This is a guest-post from Tim Ellis, author of Seattle Bubble, a blog and forum dedicated to real-estate market conditions in the Seattle area. Tim is a long-time GRS reader. Previously on GRS, Tim has written about renting vs. buying, renting in a new city, setting homebuying priorities, and gaming without breaking the bank.

Recently my wife and I sat down for the first time in a couple of years to review and update our budget. Since last adjusting our spending and saving plans I had gotten a new job, we bought a house, and we adopted a baby, so it was definitely past time to take a new look at the big picture of our finances.

The Unwelcome Discovery
Most of the adjustments we made were typical and fully expected—mortgage payments, baby supplies, and so on. However, one item in particular jumped out at me as I was going through our regular monthly bills: Our monthly Vonage telephone bill was way higher than I remembered it being.

I logged onto my account to try to figure out what was going on and sure enough: Since early 2009 our bill had gone from around $17 to over $30—a 68% increase! How did this happen without me noticing earlier? Let’s start with a little background.

The Critical Error
All of our other monthly bills (water, electricity, cable, mortgage, etc.) get paid manually every month as they comes in. Many of them have an auto-pay option, but I prefer to spend the five minutes that it takes to pay them myself each month so I can keep better control over exactly when money comes out of my accounts, and so I notice if the bill is different than I expected it to be. However, our Vonage bill was the one exception to this rule. Way back in 2003 when I signed up for Vonage, for reasons I can’t recall anymore I gave them my credit card number, set the bill to auto-pay, and more or less stopped thinking about it. That was my critical error.

Sure, each month when I would pay off our credit card balance I would track all of the items that went into that month’s bill, but since most of the items on there were non-recurring purchases, my mind was never in “bill pay” mode where I was watching for unusual increases. Little did I know that while I wasn’t paying attention to my bill, Vonage had increased my base service rate by 33% ($5) and added four new taxes and fees to my bill.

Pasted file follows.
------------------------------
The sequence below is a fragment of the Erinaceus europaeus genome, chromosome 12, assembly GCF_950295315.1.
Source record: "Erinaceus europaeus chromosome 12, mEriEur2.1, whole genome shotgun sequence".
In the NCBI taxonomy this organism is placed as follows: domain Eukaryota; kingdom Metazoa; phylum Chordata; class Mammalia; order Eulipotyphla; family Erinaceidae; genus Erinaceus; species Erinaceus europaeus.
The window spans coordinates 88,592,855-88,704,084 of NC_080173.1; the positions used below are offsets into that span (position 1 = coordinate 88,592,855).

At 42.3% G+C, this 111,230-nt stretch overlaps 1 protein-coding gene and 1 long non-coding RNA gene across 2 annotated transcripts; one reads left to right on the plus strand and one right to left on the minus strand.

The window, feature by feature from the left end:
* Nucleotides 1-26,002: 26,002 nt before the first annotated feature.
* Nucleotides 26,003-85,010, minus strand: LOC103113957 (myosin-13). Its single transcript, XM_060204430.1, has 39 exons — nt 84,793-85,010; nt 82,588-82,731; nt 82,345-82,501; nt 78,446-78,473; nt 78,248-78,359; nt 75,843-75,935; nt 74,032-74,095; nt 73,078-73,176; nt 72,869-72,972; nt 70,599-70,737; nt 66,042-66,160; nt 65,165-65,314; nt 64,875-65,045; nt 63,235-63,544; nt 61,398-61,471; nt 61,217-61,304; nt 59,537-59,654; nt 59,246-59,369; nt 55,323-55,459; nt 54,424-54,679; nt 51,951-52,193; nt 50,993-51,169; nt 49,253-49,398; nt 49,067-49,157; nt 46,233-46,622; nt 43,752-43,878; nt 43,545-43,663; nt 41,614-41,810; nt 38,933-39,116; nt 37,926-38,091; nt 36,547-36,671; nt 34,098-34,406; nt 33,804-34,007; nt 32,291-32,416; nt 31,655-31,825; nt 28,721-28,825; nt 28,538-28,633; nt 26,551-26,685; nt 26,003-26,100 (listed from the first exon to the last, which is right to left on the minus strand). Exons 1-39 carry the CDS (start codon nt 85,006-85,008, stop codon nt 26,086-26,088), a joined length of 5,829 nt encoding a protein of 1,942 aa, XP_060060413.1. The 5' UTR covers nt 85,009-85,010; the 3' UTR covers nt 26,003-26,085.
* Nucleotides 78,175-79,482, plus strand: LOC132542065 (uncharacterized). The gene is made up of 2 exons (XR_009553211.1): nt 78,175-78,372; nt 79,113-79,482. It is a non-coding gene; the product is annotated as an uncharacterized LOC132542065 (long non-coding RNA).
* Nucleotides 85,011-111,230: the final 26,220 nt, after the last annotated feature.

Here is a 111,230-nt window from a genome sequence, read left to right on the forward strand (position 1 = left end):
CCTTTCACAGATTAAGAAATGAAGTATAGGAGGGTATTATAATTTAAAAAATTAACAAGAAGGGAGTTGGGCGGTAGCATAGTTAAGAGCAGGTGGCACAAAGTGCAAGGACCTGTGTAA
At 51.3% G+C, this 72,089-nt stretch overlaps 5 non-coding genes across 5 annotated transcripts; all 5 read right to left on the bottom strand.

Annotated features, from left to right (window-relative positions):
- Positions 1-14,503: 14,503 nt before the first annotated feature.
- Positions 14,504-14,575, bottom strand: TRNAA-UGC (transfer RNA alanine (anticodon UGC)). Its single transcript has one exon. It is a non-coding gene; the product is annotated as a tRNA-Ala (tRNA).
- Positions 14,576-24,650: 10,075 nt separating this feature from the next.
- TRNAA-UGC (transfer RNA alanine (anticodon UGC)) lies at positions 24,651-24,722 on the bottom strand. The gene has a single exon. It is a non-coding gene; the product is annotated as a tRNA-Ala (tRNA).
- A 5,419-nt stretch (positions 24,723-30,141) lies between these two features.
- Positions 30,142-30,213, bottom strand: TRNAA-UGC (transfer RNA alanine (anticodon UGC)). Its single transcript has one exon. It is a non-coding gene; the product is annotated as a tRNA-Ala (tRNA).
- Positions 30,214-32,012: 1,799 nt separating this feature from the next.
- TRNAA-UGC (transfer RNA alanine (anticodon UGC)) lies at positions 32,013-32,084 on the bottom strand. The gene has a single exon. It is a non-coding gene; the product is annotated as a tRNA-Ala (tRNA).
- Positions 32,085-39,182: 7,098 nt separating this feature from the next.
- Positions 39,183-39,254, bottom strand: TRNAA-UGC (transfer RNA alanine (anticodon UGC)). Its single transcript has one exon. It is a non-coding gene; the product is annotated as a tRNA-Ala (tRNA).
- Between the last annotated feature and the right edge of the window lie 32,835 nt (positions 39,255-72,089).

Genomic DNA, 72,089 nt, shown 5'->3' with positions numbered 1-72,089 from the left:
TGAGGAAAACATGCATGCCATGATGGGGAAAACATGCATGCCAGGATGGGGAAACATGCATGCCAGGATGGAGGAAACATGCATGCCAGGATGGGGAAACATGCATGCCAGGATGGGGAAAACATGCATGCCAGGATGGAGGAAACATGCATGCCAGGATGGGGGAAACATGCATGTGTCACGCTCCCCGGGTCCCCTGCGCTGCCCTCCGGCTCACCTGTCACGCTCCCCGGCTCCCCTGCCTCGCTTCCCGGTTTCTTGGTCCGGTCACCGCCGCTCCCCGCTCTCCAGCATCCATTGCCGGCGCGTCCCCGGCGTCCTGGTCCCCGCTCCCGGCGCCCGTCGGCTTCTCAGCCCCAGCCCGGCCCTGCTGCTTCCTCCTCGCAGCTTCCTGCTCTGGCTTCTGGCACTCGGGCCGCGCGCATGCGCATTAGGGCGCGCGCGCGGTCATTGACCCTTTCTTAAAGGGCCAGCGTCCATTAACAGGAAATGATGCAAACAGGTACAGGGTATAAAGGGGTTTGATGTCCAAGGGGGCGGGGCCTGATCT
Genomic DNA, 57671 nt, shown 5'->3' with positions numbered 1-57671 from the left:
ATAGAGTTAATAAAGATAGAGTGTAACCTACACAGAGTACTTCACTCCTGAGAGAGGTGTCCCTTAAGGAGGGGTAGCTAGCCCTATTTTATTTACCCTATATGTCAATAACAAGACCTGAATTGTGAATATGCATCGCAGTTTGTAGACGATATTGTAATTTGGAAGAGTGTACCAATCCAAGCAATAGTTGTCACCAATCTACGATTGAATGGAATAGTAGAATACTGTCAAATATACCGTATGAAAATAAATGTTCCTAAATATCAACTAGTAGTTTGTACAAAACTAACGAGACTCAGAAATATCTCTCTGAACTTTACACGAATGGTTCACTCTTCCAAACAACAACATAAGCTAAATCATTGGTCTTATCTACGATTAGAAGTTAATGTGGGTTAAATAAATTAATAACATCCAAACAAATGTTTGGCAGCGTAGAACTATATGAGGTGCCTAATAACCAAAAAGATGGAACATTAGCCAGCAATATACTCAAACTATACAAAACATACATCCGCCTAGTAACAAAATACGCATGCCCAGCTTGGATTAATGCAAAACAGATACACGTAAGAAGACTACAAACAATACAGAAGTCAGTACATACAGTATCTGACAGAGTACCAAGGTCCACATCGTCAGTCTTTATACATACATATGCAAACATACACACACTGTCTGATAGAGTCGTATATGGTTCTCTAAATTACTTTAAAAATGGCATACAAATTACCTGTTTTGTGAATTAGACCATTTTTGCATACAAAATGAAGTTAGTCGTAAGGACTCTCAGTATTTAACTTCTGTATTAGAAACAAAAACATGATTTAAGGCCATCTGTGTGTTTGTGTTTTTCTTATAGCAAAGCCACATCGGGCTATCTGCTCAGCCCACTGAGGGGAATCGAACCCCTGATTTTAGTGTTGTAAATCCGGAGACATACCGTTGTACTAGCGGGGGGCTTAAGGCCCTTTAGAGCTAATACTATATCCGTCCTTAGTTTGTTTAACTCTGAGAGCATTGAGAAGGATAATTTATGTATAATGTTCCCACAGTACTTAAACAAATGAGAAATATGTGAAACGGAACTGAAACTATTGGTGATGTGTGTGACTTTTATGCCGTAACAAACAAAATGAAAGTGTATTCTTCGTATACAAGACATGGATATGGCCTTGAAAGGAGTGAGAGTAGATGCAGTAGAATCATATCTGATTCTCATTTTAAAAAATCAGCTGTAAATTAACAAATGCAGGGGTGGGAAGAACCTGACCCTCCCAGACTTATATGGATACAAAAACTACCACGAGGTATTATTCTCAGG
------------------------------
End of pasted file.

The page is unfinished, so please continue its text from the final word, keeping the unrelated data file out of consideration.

Vonage Bill Chart Breakdown

So what have I learned, and what am I going to do about it?

The Moral of the Story
Pay attention to your monthly bills! Paying close attention to your bills is the only way to make sure that they’re not being jacked up for no good reason.

Sure, auto-pay is convenient, but by not noticing this jacked-up bill earlier I have spent over two hundred dollars more than I needed to for basic phone service. That’s an expensive convenience. If you can use auto-pay and still keep close tabs on your bills every month, great! As always, do what works for you.

The Solution
Lots of people these days have switched to cell phones for everyone in the house instead of having a “home phone.” We have a cell phone, but still prefer the benefits of having a phone that never drops calls, doesn’t need to be charged every night, and rings in multiple places throughout the house when someone calls.

For basic home phone service, we’ve cancelled our Vonage account and ported our phone number to an Ooma Telo device ($208 at Amazon, $180 when I picked one up at my local Costco, and occasionally just $150 on Woot). Ooma provides basic VOIP phone service for as little as a couple bucks a month in taxes. It costs us a bit up front, but with around $27 a month in savings, we’ll break even in just seven months.

You have probably read it on these pages before, but it is absolutely true that nobody cares more about your money than you. If you want to avoid throwing away your money on an inflated bill for months on end like I did, you need to keep an eye on your bills and figure out what’s up as soon as you notice any changes. It never pays to let your guard down when it comes to your money.

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